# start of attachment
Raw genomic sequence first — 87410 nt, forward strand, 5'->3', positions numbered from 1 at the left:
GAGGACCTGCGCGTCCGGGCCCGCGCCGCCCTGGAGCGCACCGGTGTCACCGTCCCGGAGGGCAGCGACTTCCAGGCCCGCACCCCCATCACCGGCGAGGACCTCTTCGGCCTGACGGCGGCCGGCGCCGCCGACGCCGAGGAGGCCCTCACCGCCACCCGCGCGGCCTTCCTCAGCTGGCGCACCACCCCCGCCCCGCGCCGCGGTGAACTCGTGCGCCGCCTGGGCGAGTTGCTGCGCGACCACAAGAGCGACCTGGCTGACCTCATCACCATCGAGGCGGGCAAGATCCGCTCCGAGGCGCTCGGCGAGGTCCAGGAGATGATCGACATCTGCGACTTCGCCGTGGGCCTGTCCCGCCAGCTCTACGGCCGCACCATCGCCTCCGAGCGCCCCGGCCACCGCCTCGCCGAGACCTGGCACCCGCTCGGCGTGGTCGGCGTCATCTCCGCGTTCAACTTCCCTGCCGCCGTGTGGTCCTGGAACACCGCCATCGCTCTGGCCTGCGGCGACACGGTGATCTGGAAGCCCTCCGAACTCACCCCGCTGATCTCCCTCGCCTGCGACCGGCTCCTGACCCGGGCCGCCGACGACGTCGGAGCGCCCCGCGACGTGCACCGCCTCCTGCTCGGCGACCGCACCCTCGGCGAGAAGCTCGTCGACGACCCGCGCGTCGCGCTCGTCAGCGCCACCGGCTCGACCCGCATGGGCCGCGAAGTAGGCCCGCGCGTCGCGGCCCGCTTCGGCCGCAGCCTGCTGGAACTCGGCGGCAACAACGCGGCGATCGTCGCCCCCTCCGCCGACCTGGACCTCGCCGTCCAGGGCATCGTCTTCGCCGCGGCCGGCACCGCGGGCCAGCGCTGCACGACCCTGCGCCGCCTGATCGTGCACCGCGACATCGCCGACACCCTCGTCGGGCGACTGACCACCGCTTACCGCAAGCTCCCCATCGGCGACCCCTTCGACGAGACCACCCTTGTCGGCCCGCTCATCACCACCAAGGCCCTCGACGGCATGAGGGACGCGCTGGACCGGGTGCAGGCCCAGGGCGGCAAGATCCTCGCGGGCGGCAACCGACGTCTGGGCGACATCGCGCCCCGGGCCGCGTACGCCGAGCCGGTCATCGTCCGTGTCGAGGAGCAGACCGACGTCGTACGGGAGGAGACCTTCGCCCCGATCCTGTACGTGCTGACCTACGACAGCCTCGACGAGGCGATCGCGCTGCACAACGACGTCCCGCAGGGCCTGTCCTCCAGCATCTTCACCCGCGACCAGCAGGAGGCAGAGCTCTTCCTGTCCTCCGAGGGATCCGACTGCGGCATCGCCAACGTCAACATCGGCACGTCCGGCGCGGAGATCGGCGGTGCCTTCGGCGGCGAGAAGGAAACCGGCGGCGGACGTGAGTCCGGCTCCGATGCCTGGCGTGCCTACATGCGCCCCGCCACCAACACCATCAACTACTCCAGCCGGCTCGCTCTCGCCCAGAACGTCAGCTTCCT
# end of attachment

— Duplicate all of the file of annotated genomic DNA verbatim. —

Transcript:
Raw genomic sequence first — 87410 nt, forward strand, 5'->3', positions numbered from 1 at the left:
GAGGACCTGCGCGTCCGGGCCCGCGCCGCCCTGGAGCGCACCGGTGTCACCGTCCCGGAGGGCAGCGACTTCCAGGCCCGCACCCCCATCACCGGCGAGGACCTCTTCGGCCTGACGGCGGCCGGCGCCGCCGACGCCGAGGAGGCCCTCACCGCCACCCGCGCGGCCTTCCTCAGCTGGCGCACCACCCCCGCCCCGCGCCGCGGTGAACTCGTGCGCCGCCTGGGCGAGTTGCTGCGCGACCACAAGAGCGACCTGGCTGACCTCATCACCATCGAGGCGGGCAAGATCCGCTCCGAGGCGCTCGGCGAGGTCCAGGAGATGATCGACATCTGCGACTTCGCCGTGGGCCTGTCCCGCCAGCTCTACGGCCGCACCATCGCCTCCGAGCGCCCCGGCCACCGCCTCGCCGAGACCTGGCACCCGCTCGGCGTGGTCGGCGTCATCTCCGCGTTCAACTTCCCTGCCGCCGTGTGGTCCTGGAACACCGCCATCGCTCTGGCCTGCGGCGACACGGTGATCTGGAAGCCCTCCGAACTCACCCCGCTGATCTCCCTCGCCTGCGACCGGCTCCTGACCCGGGCCGCCGACGACGTCGGAGCGCCCCGCGACGTGCACCGCCTCCTGCTCGGCGACCGCACCCTCGGCGAGAAGCTCGTCGACGACCCGCGCGTCGCGCTCGTCAGCGCCACCGGCTCGACCCGCATGGGCCGCGAAGTAGGCCCGCGCGTCGCGGCCCGCTTCGGCCGCAGCCTGCTGGAACTCGGCGGCAACAACGCGGCGATCGTCGCCCCCTCCGCCGACCTGGACCTCGCCGTCCAGGGCATCGTCTTCGCCGCGGCCGGCACCGCGGGCCAGCGCTGCACGACCCTGCGCCGCCTGATCGTGCACCGCGACATCGCCGACACCCTCGTCGGGCGACTGACCACCGCTTACCGCAAGCTCCCCATCGGCGACCCCTTCGACGAGACCACCCTTGTCGGCCCGCTCATCACCACCAAGGCCCTCGACGGCATGAGGGACGCGCTGGACCGGGTGCAGGCCCAGGGCGGCAAGATCCTCGCGGGCGGCAACCGACGTCTGGGCGACATCGCGCCCCGGGCCGCGTACGCCGAGCCGGTCATCGTCCGTGTCGAGGAGCAGACCGACGTCGTACGGGAGGAGACCTTCGCCCCGATCCTGTACGTGCTGACCTACGACAGCCTCGACGAGGCGATCGCGCTGCACAACGACGTCCCGCAGGGCCTGTCCTCCAGCATCTTCACCCGCGACCAGCAGGAGGCAGAGCTCTTCCTGTCCTCCGAGGGATCCGACTGCGGCATCGCCAACGTCAACATCGGCACGTCCGGCGCGGAGATCGGCGGTGCCTTCGGCGGCGAGAAGGAAACCGGCGGCGGACGTGAGTCCGGCTCCGATGCCTGGCGTGCCTACATGCGCCCCGCCACCAACACCATCAACTACTCCAGCCGGCTCGCTCTCGCCCAGAACGTCAGCTTCCT